by Anti-Violence Project at Center on Halsted
If you’re visiting this post, you may be wondering what therapy looks like! Many people think that going to therapy means there is something “wrong” with them. We may have experienced trauma or difficult experiences that make us feel bad about seeking help. We may have learned these views from our culture, from society, or even from friends and family. What many people don’t know is that therapy can be useful for a variety of challenges we might find in our lives.
Therapy is about creating change. Change can take many different forms. It can be a change in how you understand yourself. It can be a change in how you act in stressful situations or how you relate to others. It can be a change in the ways that you cope with difficult thoughts and emotions. There are so many ways that change takes place, and in therapy you have a chance to choose what that change will look like.
What are the steps towards getting therapy?
1. Decide that now is the time to seek support. Sometimes our life circumstances prevent us from being able to get the support we need, or we may have not felt ready to talk about change. If you’re reading this, you may have already completed this step!
2. Find a good fit. This includes looking for a therapist who works with the issues you want to address, takes your insurance, or has free and sliding scale options, and making sure they fit with your schedule. You can find therapists through sites such as Psychology Today and National Queer and Trans Therapists of Color Network directory. If you are employed, your employer may offer an Employee Assistance Program that can provide short term support as well as referrals for longer care.
3. Meet a clinician for the first time. Here the therapist learns more about you and your goals and collects some information on what you’re currently feeling and some important background information. It can be intimidating to share your experience for the first time, but know that the therapist is trained in providing nonjudgmental support. The therapist may decide that they are unable to provide the best support for you — in this case, they should give you referrals to someone who can help you.
Start to talk about change with your therapist. Depending on where you receive services, you may or may not be matched with the person who you first met for longer care. At this point you will develop treatment goals and begin to talk more in depth about change.
What does therapy for trauma look like?
The Anti-Violence Project at Center on Halsted specializes in trauma-informed therapy. This means that you can focus on the ways that experiences of violence have impacted your life.
Some people want to focus on managing the symptoms of their trauma, such as avoiding thinking about the past, strong changes in mood, thoughts of suicide or self-harm, flashbacks and/or nightmares, feelings of guilt or shame, and feeling on edge. Some want to work on developing healthy and positive relationships with others. And many want to explore all of these! You and your therapist will work together to determine what is the best fit for your current needs.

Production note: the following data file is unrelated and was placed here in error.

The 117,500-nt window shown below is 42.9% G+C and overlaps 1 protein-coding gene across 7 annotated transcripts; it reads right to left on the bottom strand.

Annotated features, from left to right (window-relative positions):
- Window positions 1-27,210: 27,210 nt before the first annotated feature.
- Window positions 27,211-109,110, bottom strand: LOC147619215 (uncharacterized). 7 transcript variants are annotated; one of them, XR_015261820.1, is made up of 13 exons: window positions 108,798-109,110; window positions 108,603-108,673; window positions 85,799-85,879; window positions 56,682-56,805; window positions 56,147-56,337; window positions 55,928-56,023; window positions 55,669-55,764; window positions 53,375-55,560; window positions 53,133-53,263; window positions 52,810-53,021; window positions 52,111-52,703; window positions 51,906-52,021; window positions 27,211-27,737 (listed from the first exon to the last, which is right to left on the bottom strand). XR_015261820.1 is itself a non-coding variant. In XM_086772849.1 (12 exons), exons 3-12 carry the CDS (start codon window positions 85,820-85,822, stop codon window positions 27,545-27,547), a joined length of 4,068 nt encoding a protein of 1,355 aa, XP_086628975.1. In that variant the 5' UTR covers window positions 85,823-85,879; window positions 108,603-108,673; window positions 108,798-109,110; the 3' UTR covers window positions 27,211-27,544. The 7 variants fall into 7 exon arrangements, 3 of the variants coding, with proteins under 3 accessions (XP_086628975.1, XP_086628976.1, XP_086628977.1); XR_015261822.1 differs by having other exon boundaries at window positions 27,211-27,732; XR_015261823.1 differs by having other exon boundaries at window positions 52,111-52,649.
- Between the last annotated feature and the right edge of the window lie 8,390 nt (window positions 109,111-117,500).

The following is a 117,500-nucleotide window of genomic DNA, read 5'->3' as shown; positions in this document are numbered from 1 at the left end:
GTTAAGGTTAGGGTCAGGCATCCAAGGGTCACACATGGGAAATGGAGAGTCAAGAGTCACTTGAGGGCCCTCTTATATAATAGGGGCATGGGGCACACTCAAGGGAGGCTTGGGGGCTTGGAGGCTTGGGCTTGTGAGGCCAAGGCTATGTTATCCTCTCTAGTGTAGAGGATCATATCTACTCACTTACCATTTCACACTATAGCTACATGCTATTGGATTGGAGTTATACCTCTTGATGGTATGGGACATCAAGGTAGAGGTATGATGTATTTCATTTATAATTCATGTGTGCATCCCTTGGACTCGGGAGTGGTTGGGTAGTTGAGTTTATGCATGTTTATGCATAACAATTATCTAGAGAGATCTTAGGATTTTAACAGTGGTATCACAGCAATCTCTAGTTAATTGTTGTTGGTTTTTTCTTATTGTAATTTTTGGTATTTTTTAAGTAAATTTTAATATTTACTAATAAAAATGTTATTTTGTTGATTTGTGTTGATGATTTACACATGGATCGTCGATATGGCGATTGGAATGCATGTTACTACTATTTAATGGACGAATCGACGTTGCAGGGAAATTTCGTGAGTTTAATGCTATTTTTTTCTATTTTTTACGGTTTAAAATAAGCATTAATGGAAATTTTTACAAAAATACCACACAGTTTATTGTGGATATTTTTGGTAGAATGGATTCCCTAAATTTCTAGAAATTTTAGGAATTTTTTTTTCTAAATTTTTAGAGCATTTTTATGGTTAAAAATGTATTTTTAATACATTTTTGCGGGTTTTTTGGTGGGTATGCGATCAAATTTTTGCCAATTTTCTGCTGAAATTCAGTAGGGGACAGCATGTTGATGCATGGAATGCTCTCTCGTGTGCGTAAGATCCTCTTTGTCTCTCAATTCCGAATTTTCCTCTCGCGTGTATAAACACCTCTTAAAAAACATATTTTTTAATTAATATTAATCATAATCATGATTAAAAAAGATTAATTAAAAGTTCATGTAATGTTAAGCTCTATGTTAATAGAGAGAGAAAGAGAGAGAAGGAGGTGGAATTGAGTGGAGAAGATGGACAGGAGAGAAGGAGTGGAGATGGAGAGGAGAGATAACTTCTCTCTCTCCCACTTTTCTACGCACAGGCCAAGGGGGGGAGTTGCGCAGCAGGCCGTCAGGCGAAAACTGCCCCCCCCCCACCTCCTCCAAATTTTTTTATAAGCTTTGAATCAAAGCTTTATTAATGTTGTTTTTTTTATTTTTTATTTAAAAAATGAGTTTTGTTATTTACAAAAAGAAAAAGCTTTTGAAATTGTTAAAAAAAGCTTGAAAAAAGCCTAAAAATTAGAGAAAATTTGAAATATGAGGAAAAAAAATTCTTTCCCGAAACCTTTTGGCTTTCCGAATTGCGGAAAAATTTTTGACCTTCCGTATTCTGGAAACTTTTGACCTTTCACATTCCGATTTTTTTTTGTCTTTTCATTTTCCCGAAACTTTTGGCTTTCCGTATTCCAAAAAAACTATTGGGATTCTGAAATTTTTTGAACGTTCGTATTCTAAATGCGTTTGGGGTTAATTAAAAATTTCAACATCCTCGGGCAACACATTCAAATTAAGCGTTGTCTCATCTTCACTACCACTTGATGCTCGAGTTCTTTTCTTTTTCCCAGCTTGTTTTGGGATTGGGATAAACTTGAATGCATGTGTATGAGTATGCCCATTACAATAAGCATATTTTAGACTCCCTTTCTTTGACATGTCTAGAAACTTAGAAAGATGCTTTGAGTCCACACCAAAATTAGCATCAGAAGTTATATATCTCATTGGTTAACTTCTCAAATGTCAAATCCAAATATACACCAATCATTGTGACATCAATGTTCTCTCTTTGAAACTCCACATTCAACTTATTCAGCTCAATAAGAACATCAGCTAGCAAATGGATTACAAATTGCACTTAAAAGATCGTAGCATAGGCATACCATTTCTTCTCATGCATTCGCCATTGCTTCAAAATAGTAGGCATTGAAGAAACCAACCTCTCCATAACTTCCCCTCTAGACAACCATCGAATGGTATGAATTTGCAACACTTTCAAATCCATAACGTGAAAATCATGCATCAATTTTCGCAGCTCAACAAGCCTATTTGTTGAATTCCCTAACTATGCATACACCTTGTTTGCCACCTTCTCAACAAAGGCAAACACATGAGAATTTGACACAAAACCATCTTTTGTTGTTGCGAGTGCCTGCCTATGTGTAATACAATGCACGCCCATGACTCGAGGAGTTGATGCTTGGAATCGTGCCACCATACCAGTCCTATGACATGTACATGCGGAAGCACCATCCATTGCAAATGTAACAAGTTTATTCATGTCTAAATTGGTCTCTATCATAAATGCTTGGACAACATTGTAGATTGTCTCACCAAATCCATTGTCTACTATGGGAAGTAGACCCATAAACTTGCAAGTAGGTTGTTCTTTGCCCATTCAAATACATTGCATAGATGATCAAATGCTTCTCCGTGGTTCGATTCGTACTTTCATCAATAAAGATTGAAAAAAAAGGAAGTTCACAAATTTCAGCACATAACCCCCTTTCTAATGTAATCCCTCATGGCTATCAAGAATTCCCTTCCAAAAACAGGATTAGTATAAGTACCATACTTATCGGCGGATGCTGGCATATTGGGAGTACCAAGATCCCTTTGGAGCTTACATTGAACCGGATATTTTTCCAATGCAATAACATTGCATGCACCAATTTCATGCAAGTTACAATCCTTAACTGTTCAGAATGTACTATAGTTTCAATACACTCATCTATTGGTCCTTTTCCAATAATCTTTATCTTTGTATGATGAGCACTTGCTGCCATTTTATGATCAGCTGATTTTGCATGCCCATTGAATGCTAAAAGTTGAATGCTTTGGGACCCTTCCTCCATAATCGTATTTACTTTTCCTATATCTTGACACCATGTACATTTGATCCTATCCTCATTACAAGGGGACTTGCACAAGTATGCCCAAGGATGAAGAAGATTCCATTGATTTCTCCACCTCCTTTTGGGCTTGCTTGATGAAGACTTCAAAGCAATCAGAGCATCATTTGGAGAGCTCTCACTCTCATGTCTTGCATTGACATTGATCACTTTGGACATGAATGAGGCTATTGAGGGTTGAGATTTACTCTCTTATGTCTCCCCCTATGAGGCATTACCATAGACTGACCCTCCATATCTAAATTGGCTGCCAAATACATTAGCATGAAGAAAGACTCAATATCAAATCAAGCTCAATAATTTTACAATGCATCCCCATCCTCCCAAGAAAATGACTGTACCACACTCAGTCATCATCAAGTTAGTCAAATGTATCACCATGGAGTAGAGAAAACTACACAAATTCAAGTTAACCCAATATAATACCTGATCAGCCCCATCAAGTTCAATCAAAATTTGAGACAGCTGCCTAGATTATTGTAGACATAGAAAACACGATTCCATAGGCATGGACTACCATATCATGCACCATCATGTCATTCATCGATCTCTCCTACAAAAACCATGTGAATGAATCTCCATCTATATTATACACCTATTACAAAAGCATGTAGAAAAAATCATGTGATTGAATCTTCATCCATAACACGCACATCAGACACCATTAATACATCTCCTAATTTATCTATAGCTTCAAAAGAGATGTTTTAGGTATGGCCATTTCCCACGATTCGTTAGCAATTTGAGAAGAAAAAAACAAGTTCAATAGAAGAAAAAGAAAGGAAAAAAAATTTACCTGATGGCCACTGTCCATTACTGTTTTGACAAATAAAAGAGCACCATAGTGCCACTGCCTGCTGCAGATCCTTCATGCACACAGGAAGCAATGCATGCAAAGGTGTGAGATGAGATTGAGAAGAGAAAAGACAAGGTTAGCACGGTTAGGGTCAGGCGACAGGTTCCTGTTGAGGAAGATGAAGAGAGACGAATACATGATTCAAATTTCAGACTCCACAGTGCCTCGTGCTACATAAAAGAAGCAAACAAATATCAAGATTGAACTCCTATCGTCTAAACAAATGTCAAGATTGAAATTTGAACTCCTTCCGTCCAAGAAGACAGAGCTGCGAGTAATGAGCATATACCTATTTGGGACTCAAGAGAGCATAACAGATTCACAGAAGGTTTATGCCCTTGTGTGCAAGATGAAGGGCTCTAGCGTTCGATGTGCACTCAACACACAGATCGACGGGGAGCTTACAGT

One misconception that many people have of therapy for trauma is that you have to talk in detail about your past experiences right away. While this can definitely be a pathway towards healing, our priority is increasing your sense of safety both in and out of session before discussing any difficult memories. Oftentimes this looks like learning and practicing coping skills that can allow you to revisit past experiences safely, then making the decision together about how to remember and heal from trauma.
Who will I speak to if I work with a therapist at AVP?
Our staff are licensed clinicians who are trained in evidence-based therapies for trauma. We are trained in a variety of approaches including Cognitive Behavioral Therapy (CBT), Dialectical Behavioral Therapy (DBT), Narrative Therapy, and Interpersonal Therapy allowing us to tailor counseling to meet each person’s unique needs and strengths. We are trained specifically in supporting LGBTQ+ individuals, families, partners, and communities.
What services does AVP provide?
The Anti-Violence Project can provide 12 free individual therapy sessions for survivors of violence. These sessions are focused on supporting you in healing from past trauma based on goals you and your therapist will create. You can also contact us to learn more about our therapy groups, case management, and advocacy in safety planning and responding to violence. The information for the AVP LGBTQ+ Violence Resource Line is below!
AVP LGBTQ+ Violence Resource Line:
773.871.CARE (2273) or email@example.com
Staffed Monday — Friday from 9am-5pm